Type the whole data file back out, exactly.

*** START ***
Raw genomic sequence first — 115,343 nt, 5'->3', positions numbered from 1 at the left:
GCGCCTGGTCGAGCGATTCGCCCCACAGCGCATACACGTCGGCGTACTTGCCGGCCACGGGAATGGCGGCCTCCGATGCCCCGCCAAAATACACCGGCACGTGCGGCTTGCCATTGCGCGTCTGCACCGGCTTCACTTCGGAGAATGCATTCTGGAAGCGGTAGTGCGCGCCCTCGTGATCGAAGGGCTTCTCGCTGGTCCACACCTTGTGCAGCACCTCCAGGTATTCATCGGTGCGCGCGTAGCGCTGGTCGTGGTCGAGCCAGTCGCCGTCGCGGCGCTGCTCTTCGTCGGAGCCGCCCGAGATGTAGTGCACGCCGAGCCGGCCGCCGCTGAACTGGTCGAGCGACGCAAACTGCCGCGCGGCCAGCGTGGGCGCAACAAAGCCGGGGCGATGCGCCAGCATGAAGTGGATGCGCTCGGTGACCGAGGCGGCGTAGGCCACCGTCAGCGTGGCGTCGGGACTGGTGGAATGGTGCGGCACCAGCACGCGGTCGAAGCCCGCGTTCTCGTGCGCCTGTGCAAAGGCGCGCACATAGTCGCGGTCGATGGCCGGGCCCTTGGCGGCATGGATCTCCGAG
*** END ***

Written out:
Raw genomic sequence first — 115,343 nt, 5'->3', positions numbered from 1 at the left:
GCGCCTGGTCGAGCGATTCGCCCCACAGCGCATACACGTCGGCGTACTTGCCGGCCACGGGAATGGCGGCCTCCGATGCCCCGCCAAAATACACCGGCACGTGCGGCTTGCCATTGCGCGTCTGCACCGGCTTCACTTCGGAGAATGCATTCTGGAAGCGGTAGTGCGCGCCCTCGTGATCGAAGGGCTTCTCGCTGGTCCACACCTTGTGCAGCACCTCCAGGTATTCATCGGTGCGCGCGTAGCGCTGGTCGTGGTCGAGCCAGTCGCCGTCGCGGCGCTGCTCTTCGTCGGAGCCGCCCGAGATGTAGTGCACGCCGAGCCGGCCGCCGCTGAACTGGTCGAGCGACGCAAACTGCCGCGCGGCCAGCGTGGGCGCAACAAAGCCGGGGCGATGCGCCAGCATGAAGTGGATGCGCTCGGTGACCGAGGCGGCGTAGGCCACCGTCAGCGTGGCGTCGGGACTGGTGGAATGGTGCGGCACCAGCACGCGGTCGAAGCCCGCGTTCTCGTGCGCCTGTGCAAAGGCGCGCACATAGTCGCGGTCGATGGCCGGGCCCTTGGCGGCATGGATCTCCGAG